Dollar Spot of Turfgrass
Dollar spot is a common foliar disease that occurs on most types of turfgrasses (bentgrass, bermudagrass, bluegrass, buffalograss, fescue, ryegrass, and zoysiagrass) throughout Oklahoma. However, this disease is often most severe on turfgrass in residential lawns maintained under a low nitrogen fertility program and on bentgrass golf greens. In Oklahoma, dollar spot is most prevalent in late spring and early fall when high humidity and cool nights favor the formation of dew that is present on turfgrasses for extended periods.
Symptoms and Signs
Symptoms of dollar spot vary with turfgrass species and management practices. On closely mowed turfgrass, such as bentgrass golf greens, the characteristic symptoms of dollar spot are small, circular, straw‑colored, sunken patches that rarely exceed two to three inches in diameter (Figure 1). If the disease becomes severe or is left un-managed, individual spots may coalesce forming larger, irregular patches of blighted turfgrass and plants will eventually die. On residential lawns and taller turfgrasses, symptoms appear in irregularly shaped, bleached patches ranging from four to six inches or more in diameter (Figure 2). Patches may coalesce to cover large areas.
Individual infected leaves exhibit lesions (spots) that are first chlorotic (pale green or yellow), then water‑soaked, and finally a bleached straw color (Figure 3). Dollar spot lesions are characteristically bounded by a tan to reddish-brown margin (Figure 4). However, these borders do not usually occur on annual bluegrass. Leaf lesions can expand extending across the entire leaf, resulting in girdling of blades and dieback from leaf tips. Individual leaf blades may have a single lesion, many small lesions, or be entirely blighted. Leaf symptoms can be confused with those caused by Pythium blight and Rhizoctonia brown patch.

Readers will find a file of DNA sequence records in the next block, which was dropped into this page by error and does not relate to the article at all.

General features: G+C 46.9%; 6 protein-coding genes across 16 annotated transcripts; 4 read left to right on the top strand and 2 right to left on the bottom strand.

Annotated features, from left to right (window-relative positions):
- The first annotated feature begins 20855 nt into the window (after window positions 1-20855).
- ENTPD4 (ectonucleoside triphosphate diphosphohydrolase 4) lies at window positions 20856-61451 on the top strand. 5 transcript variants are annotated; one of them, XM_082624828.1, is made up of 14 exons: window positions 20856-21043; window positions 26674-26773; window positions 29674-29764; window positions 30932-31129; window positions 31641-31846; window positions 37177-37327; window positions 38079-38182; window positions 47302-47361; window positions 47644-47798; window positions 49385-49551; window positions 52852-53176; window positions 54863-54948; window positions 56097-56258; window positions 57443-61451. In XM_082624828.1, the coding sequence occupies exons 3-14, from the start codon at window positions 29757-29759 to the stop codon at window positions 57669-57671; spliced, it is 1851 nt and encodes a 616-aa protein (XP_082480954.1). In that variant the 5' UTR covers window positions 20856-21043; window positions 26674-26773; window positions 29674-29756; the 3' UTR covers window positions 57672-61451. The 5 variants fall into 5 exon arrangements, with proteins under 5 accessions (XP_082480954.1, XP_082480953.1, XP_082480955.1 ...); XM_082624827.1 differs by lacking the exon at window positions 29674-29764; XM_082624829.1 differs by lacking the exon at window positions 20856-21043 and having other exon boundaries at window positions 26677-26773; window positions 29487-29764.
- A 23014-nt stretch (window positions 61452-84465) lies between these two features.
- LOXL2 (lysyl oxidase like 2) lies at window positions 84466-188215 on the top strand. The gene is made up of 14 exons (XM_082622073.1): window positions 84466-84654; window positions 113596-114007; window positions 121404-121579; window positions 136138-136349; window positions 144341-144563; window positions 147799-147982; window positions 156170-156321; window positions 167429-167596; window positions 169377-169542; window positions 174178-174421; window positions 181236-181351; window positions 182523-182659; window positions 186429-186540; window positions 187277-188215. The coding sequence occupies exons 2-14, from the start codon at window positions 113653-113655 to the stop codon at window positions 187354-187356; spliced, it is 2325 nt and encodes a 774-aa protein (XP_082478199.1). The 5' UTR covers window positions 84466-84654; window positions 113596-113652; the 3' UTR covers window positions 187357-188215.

In the early morning when dew is present on grass blades and the pathogen is active, a white, cottony, growth (mycelium) may be seen in the affected patches. The white, cottony growth resembles that of other fungi such as Pythium and Rhizoctonia or can be confused with windborne seeds of various trees (e.g. cottonwood). The growth rapidly disappears as leaves dry.
Figure 1. Symptoms of dollar spot on a creeping bentgrass putting green.
Figure 2. Symptoms of dollar spot on a residential lawn planted with bermudagrass.
Figure 3. Leaf spot symptoms bleached leaves characteristic of dollar spot on bermudagrass
Figure 4. Leaf spot symptoms with tan to reddish-brown margins.
Casual Agent and Disease Cycle